CANCUN — Uber Technologies Inc, which has been facing a wave of regulations in Latin America, is fighting proposed rules in Cancun that the ride-hailing service says could drive it out of the top Mexican beach resort, Reuters reports.
Legislators in Quintana Roo, the southeastern state that includes Cancun, are considering a proposal that would bar drivers from accepting cash and set minimum value and age criteria for the cars used for trips.
Accepting cash from users is often seen as making drivers robbery targets.
Federico Ranero, general manager for Uber in Mexico, said the law would have grave implications for the company’s operations in the tourist destination, where 40 percent of trips are paid for in cash.
“This regulation, if it is passed as it is, would so limit the service and so drastically affect the experience of our users and driver-partners that Uber would feel obligated to suspend its operations in the state of Quintana Roo,” Ranero said in an interview.
Fernando Zelaya, president of the state legislature’s transportation commission and one of the lawmakers who presented the initiative, could not be reached for comment. But his staff said legislators could discuss it as soon as this week.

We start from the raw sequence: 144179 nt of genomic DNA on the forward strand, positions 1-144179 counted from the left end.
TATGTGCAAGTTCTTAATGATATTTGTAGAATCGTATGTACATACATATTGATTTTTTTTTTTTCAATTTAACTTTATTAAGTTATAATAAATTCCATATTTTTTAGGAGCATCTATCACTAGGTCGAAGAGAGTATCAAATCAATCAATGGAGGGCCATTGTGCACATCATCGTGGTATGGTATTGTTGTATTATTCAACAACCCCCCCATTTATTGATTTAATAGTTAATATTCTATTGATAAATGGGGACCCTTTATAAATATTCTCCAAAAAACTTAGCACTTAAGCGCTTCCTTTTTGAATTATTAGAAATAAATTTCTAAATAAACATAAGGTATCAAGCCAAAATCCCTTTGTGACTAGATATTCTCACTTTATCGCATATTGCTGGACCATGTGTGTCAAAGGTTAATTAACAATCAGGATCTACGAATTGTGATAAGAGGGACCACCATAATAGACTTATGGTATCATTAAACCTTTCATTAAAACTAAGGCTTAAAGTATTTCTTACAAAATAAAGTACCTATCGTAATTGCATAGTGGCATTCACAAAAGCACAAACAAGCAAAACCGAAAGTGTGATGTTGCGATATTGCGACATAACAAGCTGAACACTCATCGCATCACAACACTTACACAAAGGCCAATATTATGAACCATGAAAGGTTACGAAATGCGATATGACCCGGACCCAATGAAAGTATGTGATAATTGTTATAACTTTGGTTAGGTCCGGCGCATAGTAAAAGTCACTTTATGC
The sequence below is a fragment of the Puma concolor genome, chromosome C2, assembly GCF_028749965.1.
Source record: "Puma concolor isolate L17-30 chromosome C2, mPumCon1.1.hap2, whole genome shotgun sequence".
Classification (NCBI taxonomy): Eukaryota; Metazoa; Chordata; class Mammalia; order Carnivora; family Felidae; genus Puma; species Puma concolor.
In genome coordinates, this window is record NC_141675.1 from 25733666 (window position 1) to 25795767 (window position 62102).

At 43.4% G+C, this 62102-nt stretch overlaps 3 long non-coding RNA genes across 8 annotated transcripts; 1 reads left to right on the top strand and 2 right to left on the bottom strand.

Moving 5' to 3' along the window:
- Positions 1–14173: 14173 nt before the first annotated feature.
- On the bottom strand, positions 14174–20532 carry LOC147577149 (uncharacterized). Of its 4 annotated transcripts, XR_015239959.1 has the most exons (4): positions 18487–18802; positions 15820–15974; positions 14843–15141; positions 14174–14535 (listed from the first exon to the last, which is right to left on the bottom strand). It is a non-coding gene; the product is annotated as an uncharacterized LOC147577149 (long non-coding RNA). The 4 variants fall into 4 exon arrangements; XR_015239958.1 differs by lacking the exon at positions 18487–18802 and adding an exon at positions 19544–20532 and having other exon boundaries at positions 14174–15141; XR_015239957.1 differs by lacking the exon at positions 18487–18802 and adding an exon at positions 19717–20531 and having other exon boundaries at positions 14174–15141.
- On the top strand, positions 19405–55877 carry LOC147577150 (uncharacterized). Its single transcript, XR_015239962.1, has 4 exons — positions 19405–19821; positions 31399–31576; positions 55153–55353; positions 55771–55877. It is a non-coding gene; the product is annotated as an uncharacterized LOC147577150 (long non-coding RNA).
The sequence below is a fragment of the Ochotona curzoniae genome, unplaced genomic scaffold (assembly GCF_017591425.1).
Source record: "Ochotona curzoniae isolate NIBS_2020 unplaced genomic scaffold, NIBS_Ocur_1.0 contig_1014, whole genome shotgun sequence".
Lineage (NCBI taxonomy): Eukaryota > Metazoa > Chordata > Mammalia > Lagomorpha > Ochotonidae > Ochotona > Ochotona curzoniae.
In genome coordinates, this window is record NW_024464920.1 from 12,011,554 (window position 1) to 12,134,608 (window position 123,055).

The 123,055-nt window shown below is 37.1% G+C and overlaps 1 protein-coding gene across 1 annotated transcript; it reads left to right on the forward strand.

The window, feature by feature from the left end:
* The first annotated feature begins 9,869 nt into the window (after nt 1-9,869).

Last month, lawmakers in the central Mexican state of Puebla approved new rules aimed at stricter vetting and monitoring of ride-share drivers working for companies like Uber and Cabify after the recent murders of two female college students.
Senators in Brazil scrapped parts of a bill last month that would have treated ride-hailing companies like traditional taxi services after a lobbying effort by Uber that included a trip there by new Chief Executive Officer Dara Khosrowshahi.
By specifying the value and age of drivers’ cars, the regulation in Quintana Roo is among the more onerous in Mexico, said Carlos Martinez, who heads the Center for Citizens and Consumers, a group that has studied the proposals.
“You have here a clear barrier to entry in the market,” he said.
Ranero warned that tourism in Cancun, a relatively small but growing market for Uber, could take a hit if the company leaves.
“The tourists trust Uber,” he said.
Cash payments have proved to be a thorny issue for Uber as it pursues growth in emerging markets where many consumers do not have credit cards. After a wave of attacks on drivers in Brazil, Uber began using social security numbers to verify the identity of riders who pay with cash.
After testing various methods in Mexico, Uber has been authenticating such riders through their Facebook profiles, Ranero said.
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